Two Thumbs Down -- A Bore!
G. Charles Steiner | San Francisco | 01/07/2008
(2 out of 5 stars)
"One reviewer here said the film's four stories cry out for resolutions, and he's right: they absolutely do.
The endings of each of the four stories, set in Cleveland, Ohio, were called "Chekovian," I think, only because they completely disappointed and left you hanging. These were not slice-of-life stories; they were stories lacking full ingenuity -- or perhaps the film simply lacked sufficient financing.
Some of the scenes in some of the stories were implausible, nearly incoherent as realism, though all of them certainly were theatrical.
For example, the long-married couple who "suddenly" discovered one of them was not kind and unselfish while the other one was and perhaps was so foolishly and to a fault -- wasn't a believable storyline. Couples like these two would have known each other's flaws long, long ago. For these two to have suddenly discovered they were polar opposites of each other was ridiculous.
Or the story of the divorced tile maker who was behind on his rent for three months (!) and had a leaking roof that made the rain destroy all of his tiles, thus plunging him into a desperate, no-holds-barred drive for money. This scenario would be plausible for, say, a teenager who was just learning responsibility, but for a grown adult, who knew what married life was, had had his own trade, and had bills to pay was beyond real. Had despair over his broken marriage led his to this disgrace? The script gives no clue.
I'll skip entirely commenting on the story about the black railroad workers and the white, mentally challenged janitor. The story led nowhere and wasn't even comprehensibly plotted.
The dialogue for each of the four stories seemed an attempt to imitate the highly stylized speech David Mammet has been famous for -- staccato, tough, ironic language with deliberate silence filling the space between lines. It could be Chekovian as well -- or even Bergmanesque stylization -- but it did little to illuminate either character or plot.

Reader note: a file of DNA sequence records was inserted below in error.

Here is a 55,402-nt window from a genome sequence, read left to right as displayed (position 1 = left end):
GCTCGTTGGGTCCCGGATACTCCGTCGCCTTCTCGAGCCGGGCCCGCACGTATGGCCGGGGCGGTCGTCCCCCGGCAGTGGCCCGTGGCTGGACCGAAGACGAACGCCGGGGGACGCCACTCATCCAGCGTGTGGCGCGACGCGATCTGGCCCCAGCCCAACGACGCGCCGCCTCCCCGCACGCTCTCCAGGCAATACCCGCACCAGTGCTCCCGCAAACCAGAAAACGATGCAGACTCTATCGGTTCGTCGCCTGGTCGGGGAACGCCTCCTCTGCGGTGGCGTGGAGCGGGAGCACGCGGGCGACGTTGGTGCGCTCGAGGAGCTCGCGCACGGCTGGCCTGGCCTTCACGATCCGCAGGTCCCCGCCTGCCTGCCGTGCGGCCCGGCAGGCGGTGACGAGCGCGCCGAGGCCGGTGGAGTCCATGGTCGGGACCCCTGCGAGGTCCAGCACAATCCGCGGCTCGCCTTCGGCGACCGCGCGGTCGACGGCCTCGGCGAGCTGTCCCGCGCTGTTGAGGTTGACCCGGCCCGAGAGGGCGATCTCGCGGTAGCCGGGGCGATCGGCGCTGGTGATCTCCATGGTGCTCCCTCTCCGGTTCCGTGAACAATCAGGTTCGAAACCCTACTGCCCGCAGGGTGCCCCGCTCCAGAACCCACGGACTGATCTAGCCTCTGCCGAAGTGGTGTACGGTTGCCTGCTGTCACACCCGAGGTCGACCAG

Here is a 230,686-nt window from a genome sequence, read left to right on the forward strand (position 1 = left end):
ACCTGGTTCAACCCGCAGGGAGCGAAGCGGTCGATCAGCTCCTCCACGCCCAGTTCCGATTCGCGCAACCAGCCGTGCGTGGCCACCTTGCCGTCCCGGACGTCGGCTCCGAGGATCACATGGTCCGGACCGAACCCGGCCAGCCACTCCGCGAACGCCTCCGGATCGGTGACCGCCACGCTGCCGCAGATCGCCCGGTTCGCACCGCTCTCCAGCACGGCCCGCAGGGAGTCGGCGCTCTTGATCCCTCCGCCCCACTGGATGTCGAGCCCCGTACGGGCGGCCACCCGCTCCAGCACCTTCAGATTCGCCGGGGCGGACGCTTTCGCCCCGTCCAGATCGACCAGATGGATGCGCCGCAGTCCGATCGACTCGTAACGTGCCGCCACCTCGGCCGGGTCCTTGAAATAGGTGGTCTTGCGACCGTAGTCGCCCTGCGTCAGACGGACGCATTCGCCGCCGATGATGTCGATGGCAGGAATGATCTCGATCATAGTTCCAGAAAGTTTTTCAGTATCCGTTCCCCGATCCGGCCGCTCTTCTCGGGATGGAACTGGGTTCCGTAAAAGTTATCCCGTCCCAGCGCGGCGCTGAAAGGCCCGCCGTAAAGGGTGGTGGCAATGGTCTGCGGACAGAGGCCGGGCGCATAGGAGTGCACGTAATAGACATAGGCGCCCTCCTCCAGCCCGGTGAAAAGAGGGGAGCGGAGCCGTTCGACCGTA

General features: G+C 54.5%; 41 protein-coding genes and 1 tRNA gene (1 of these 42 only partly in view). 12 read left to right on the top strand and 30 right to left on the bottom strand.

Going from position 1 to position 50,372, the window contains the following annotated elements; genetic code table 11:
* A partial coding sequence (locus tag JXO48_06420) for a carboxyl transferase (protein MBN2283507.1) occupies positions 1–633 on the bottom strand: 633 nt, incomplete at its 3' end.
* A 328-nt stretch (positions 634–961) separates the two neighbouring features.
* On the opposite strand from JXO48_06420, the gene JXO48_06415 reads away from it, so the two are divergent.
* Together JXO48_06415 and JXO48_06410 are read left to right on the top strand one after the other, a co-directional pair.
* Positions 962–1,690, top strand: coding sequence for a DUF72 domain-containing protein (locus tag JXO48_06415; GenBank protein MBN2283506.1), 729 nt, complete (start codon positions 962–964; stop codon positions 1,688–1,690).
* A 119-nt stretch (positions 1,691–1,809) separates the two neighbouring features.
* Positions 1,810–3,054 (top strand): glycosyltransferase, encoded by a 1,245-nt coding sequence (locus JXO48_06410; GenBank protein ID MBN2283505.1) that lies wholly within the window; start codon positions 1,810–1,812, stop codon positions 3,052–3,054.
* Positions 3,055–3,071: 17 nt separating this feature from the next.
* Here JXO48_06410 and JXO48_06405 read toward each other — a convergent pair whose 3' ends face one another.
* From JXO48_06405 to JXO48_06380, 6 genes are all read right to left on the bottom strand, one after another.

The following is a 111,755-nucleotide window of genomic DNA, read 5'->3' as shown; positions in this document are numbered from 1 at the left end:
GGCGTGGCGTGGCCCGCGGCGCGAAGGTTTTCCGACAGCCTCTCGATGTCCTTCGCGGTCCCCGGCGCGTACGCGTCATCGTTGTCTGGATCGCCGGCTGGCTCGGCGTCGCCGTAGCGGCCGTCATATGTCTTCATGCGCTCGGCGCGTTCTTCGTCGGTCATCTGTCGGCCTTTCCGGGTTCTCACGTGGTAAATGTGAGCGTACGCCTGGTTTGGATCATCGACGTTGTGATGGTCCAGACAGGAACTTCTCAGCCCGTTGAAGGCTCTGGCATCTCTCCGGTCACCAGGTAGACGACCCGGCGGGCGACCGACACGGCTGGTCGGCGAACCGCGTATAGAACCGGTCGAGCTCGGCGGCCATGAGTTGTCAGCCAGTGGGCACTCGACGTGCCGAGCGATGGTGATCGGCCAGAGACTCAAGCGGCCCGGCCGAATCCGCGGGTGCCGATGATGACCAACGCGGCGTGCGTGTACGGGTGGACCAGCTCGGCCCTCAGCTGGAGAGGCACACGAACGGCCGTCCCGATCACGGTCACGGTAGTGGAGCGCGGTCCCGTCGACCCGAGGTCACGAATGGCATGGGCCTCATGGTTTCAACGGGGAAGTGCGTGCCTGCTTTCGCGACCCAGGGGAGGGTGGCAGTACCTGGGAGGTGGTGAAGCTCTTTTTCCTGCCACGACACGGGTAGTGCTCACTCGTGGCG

This film needed more editing of dialogue and more shaping of characters.
Peter Falk was annoying with his constant high-pitched whine, nearly incomprehensible speech, and his repetitious monologues. (The repetitious monologues of Peter Falk were not his fault, of course, but that of the very sloppy scriptwriters).
Falk seemed, however, to enjoy playing the forever-alcoholic and forever-lying father, like a decent ham actor might enjoy playing Falstaff, except there was nothing very serious going on between the father and the son in the story nor was there anything remotely resembling a Shakespearean tragedy about their plight. Why was the son endlessly putting out money and patience in equal doses to his lying, reprehsensible, drunk father? Codependency? Love? Stupidity? We never learn.
Ever been stuck at home with nothing do because of the three days of rain and boredom? Don't watch this film! Better take your umbrella, go outside, and give a homeless person some food and/or money and/or a warm blanket, which is what one character in a different story does with his down-time during the rain. It would be time better spent than watching this film.
The one emotionally shocking scene involving a drug-addicted mother smothering her infant daughter to death so as to protect her from her foster-father's suspected future sexual predations on the foster child was almost worth the time spent in watching this film -- but only almost. Here was a true dramatic moment, but consequences of the desperate deed were not followed up on.
The movie felt like three endless days of steady rain spent watching people do sometimes desperate deeds without really understanding why. Watching flies walk across a window pane and get into a fight with each other would have been a similar treat.
Okay, Lyle Lovett was realistic as a radio host - and believable. You heard his voice throughout the entire film, but you only encountered him as an actor and saw him in his role for less than two minutes at the near-end of the film."
Chekov meets Altman
Tina Kuykendall | United States | 08/21/2007
(4 out of 5 stars)
"Terrific ensemble type film with four stories overlapping. Loved Peter Falk as the old drunk. A role he has waited his entire life to play. Also, the story about the girl watching her own baby is heart breaking to say the least."